As far as Jenson Button was concerned, it was the wrong Brawn which won in Valencia yesterday.
The world championship leader had another traumatic race as team-mate Rubens Barrichello snatched victory from Lewis Hamilton and McLaren, but with neither Red Bull challenger scoring, Button was at least able to leave Spain with his advantage virtually undiminished.
Barrichello has promised a victory all year, but for much of the race he was chasing Hamilton. The world champion led easily from pole position, as team-mate Heikki Kovalainen slotted in behind him to ride shotgun.
Barrichello was overpowered by their KERS energy storage systems, and further back Kimi Raikkonen used his Ferrari’s similar system to vault past Sebastian Vettel, who squeezed Button out as the prelude to a tough opening stint for the Englishman. Tyre issues kept him down the lower half of the top eight, as the spotlight focused firmly on the Hamilton/Barrichello duel.
Hamilton led until his first pit stop on lap 16, then Kovalainen for a lap. Barrichello ran another three laps before refuelling, and that jumped his Brawn ahead of the Finn for the middle stint.
Hamilton had a lead of 3.6secs over Barrichello by lap 36, but when he pitted again a lap later McLaren did not have his front tyres ready. The delay proved crucial. When Barrichello pitted from the lead on lap 40 he was able to resume ahead of Hamilton.
“I was told to come in that lap,” Hamilton said. “I had saved fuel to go longer, but maybe they were a bit unsure whether I had enough.
“They called me in and I was just inside the white line and already committed to coming into the pits, when they told me to do another lap.
“We win and we lose together. It’s been a tremendous effort to get us here, so we can’t be disappointed that we didn’t get the win because had extraordinary pace for the last three races.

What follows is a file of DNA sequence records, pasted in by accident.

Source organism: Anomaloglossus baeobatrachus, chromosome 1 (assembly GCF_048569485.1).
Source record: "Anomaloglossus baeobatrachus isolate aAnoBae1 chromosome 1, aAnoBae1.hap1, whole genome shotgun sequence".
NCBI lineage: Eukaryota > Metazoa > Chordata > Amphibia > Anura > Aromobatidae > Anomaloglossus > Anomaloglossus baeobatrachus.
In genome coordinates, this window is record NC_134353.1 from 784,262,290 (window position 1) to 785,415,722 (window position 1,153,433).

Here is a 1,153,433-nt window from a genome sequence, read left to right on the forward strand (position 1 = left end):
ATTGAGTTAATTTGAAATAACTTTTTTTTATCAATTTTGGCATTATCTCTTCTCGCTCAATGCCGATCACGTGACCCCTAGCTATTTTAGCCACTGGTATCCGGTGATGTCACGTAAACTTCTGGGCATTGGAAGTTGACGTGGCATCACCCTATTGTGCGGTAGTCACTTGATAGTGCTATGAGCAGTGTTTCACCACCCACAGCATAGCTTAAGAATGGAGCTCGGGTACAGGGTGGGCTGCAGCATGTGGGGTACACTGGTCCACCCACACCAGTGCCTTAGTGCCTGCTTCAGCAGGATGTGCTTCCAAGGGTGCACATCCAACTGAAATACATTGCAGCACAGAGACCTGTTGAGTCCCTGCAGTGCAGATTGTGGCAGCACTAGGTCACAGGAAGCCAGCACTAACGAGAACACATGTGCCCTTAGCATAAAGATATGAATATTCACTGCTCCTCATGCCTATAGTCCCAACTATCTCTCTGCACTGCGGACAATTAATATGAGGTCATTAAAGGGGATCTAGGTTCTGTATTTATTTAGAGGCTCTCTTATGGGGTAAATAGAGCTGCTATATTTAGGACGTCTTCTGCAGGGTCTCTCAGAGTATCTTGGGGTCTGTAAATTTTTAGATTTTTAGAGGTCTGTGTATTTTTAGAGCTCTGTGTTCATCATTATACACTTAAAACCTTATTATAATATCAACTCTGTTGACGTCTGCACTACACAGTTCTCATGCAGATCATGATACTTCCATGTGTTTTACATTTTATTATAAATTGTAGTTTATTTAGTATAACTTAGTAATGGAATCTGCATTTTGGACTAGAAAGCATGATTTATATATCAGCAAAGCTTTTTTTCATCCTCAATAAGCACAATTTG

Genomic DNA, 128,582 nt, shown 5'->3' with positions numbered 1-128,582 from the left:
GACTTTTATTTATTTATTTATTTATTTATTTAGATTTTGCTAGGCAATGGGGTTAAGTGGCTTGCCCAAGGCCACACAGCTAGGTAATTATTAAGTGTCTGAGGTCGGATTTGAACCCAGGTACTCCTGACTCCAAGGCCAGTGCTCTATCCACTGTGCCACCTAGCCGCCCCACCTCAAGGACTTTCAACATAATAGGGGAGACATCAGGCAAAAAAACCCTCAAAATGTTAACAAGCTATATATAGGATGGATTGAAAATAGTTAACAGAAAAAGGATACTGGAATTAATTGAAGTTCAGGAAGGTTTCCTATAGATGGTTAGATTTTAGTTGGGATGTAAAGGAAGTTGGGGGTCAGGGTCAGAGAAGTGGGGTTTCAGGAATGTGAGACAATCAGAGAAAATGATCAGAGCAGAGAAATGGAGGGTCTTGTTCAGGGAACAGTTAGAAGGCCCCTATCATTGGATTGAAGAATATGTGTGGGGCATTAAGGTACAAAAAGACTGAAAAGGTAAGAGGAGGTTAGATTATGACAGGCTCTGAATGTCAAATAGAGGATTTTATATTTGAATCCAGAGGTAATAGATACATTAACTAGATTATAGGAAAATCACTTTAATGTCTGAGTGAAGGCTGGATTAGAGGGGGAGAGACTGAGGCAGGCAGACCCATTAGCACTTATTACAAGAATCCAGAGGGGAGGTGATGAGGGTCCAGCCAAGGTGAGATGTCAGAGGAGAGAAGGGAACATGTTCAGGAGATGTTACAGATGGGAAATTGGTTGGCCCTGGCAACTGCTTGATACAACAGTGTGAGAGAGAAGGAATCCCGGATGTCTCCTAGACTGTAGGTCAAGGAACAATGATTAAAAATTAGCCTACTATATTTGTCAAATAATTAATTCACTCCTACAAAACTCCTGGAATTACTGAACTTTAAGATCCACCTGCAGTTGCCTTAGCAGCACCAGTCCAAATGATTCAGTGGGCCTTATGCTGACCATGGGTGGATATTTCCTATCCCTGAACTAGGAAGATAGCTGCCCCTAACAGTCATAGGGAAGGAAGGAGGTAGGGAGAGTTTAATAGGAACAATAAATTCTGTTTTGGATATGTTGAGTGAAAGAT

“These things happen; I’ve had so many races with this team and this very rarely happens, this was perhaps the second time. After all the things we’ve done, they deserve a pat on the back.”
He kept the pressure on Barrichello, but could not close the gap by more than a couple of tenths each lap.
“It’s been fantastic all weekend,” said the 37-year-old, who hasn’t won since he left Ferrari in 2004. “All race they were telling me to push, push, push, and lots of things go through your head, for yourself, your family, your country. The car was really brilliant. I wish this moment could be forever!” His success was the 100th for a Brazilian driver.
“I dedicate this to a special one,” he said, “for Felipe [Massa]. It’s been emotional for me, but I never felt that the spring coming out of my car [and hitting him in Hungary] was my fault like some nasty people said. He is such a good friend and I wish him all the best. I had two wishes, actually: That he was the same guy [afterwards] and he is; and I wish he is the same driver — and I think he is going to be.”
Hamilton took his misfortune well, and was dignified. “In the middle stint we pushed each other very hard,” he said. “The first part was very well controlled and consistent, but in the second stint I was struggling with my tyres and to keep up the pace Rubens had, especially in the high-speed corners where he was catching me.
“The last stint on the prime tyres was better for me, so I pushed and pushed beyond the limit, like qualifying laps. I can go home happy that I gave it all.
“The team did a fantastic job and it wasn’t a pit issue; it was just unfortunate at the time.”